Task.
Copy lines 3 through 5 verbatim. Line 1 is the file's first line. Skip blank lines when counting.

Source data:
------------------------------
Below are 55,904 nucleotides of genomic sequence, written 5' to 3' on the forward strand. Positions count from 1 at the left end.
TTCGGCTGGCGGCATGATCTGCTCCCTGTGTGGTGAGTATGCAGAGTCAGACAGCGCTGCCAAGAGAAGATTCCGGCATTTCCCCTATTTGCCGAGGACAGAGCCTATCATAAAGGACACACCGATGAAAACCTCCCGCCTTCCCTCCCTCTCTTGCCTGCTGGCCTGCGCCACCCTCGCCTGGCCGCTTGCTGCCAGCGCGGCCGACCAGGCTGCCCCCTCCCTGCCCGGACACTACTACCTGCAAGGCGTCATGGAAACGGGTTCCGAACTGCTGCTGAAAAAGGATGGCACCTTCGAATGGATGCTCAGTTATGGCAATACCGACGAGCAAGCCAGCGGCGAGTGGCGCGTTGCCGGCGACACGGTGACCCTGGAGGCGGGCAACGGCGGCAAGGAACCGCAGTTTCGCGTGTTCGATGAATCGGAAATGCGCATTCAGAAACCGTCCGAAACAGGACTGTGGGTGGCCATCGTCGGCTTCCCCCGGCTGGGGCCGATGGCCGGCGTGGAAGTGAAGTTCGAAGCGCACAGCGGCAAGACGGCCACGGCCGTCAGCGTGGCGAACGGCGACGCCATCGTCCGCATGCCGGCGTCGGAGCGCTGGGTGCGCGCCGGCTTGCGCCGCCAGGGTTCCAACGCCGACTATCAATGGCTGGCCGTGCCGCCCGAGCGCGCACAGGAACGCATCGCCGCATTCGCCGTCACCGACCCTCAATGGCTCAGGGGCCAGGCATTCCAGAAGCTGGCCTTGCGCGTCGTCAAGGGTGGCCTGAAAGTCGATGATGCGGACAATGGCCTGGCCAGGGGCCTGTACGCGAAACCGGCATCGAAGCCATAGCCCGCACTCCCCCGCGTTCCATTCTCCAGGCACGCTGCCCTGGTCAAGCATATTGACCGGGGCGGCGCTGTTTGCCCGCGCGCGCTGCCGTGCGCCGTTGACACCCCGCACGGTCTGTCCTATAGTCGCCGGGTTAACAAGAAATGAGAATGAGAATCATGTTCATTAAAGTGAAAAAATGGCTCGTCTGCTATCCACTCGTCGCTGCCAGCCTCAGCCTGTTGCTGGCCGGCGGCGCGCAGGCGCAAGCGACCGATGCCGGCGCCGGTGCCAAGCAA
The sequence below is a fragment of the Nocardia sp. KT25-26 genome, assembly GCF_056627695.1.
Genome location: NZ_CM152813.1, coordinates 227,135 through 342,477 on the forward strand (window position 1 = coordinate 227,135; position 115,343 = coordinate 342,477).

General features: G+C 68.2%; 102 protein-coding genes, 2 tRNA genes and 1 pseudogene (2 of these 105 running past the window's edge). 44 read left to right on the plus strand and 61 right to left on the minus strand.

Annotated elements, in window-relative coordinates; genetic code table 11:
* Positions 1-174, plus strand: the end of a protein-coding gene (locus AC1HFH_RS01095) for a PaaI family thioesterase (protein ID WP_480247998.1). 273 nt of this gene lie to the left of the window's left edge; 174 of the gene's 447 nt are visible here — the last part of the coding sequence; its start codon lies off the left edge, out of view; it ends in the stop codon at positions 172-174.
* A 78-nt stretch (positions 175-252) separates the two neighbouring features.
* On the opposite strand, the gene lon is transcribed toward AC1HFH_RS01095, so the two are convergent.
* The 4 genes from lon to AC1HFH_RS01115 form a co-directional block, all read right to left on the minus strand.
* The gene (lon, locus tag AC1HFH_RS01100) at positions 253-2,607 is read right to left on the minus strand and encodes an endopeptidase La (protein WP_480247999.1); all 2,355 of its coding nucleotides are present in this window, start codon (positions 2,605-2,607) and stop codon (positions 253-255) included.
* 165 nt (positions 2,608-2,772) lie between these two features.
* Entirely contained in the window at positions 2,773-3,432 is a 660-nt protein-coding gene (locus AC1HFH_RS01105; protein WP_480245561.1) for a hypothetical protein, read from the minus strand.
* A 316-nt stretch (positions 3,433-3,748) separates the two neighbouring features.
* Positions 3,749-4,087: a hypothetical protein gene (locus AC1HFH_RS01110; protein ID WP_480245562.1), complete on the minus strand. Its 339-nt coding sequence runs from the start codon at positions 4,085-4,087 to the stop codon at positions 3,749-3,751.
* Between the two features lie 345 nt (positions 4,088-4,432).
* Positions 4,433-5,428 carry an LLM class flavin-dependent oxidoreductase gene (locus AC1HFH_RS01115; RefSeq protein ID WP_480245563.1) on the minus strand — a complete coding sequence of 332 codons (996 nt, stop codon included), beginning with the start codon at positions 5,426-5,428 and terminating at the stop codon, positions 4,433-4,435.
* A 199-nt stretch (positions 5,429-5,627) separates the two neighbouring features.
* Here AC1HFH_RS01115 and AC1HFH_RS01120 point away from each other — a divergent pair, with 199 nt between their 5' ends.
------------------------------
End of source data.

The sequence below is a fragment of the Nocardia sp. KT25-26 genome, assembly GCF_056627695.1.
Genome location: NZ_CM152813.1, coordinates 227,135 through 342,477 on the forward strand (window position 1 = coordinate 227,135; position 115,343 = coordinate 342,477).

General features: G+C 68.2%; 102 protein-coding genes, 2 tRNA genes and 1 pseudogene (2 of these 105 running past the window's edge). 44 read left to right on the plus strand and 61 right to left on the minus strand.